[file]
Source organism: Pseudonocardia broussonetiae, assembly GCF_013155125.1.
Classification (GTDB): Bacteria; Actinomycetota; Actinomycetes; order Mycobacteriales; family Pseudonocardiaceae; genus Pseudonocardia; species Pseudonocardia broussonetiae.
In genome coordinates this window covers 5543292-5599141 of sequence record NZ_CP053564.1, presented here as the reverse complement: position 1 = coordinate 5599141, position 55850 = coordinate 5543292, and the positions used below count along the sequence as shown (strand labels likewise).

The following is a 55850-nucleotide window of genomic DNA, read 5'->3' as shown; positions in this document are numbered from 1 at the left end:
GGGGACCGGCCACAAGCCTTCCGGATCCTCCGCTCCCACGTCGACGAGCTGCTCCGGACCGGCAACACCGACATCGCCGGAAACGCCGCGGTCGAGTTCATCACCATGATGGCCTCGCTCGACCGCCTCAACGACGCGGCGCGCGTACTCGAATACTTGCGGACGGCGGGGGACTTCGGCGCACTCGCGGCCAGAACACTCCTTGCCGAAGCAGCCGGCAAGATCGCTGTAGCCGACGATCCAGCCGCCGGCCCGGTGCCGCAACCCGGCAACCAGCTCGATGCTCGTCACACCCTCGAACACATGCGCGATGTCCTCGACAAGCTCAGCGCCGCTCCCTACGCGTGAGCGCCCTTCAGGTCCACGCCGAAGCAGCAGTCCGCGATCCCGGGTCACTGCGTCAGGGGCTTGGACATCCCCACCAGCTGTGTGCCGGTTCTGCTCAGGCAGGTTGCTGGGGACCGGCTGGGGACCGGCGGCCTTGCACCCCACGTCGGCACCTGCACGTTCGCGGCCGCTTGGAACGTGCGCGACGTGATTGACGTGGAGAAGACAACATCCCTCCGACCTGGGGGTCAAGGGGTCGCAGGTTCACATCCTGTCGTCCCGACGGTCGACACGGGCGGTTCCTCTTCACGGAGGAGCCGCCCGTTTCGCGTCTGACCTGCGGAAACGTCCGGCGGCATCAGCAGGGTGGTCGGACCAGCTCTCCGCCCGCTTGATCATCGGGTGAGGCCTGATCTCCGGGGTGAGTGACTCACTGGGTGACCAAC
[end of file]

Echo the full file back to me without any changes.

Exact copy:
Source organism: Pseudonocardia broussonetiae, assembly GCF_013155125.1.
Classification (GTDB): Bacteria; Actinomycetota; Actinomycetes; order Mycobacteriales; family Pseudonocardiaceae; genus Pseudonocardia; species Pseudonocardia broussonetiae.
In genome coordinates this window covers 5543292-5599141 of sequence record NZ_CP053564.1, presented here as the reverse complement: position 1 = coordinate 5599141, position 55850 = coordinate 5543292, and the positions used below count along the sequence as shown (strand labels likewise).

The following is a 55850-nucleotide window of genomic DNA, read 5'->3' as shown; positions in this document are numbered from 1 at the left end:
GGGGACCGGCCACAAGCCTTCCGGATCCTCCGCTCCCACGTCGACGAGCTGCTCCGGACCGGCAACACCGACATCGCCGGAAACGCCGCGGTCGAGTTCATCACCATGATGGCCTCGCTCGACCGCCTCAACGACGCGGCGCGCGTACTCGAATACTTGCGGACGGCGGGGGACTTCGGCGCACTCGCGGCCAGAACACTCCTTGCCGAAGCAGCCGGCAAGATCGCTGTAGCCGACGATCCAGCCGCCGGCCCGGTGCCGCAACCCGGCAACCAGCTCGATGCTCGTCACACCCTCGAACACATGCGCGATGTCCTCGACAAGCTCAGCGCCGCTCCCTACGCGTGAGCGCCCTTCAGGTCCACGCCGAAGCAGCAGTCCGCGATCCCGGGTCACTGCGTCAGGGGCTTGGACATCCCCACCAGCTGTGTGCCGGTTCTGCTCAGGCAGGTTGCTGGGGACCGGCTGGGGACCGGCGGCCTTGCACCCCACGTCGGCACCTGCACGTTCGCGGCCGCTTGGAACGTGCGCGACGTGATTGACGTGGAGAAGACAACATCCCTCCGACCTGGGGGTCAAGGGGTCGCAGGTTCACATCCTGTCGTCCCGACGGTCGACACGGGCGGTTCCTCTTCACGGAGGAGCCGCCCGTTTCGCGTCTGACCTGCGGAAACGTCCGGCGGCATCAGCAGGGTGGTCGGACCAGCTCTCCGCCCGCTTGATCATCGGGTGAGGCCTGATCTCCGGGGTGAGTGACTCACTGGGTGACCAAC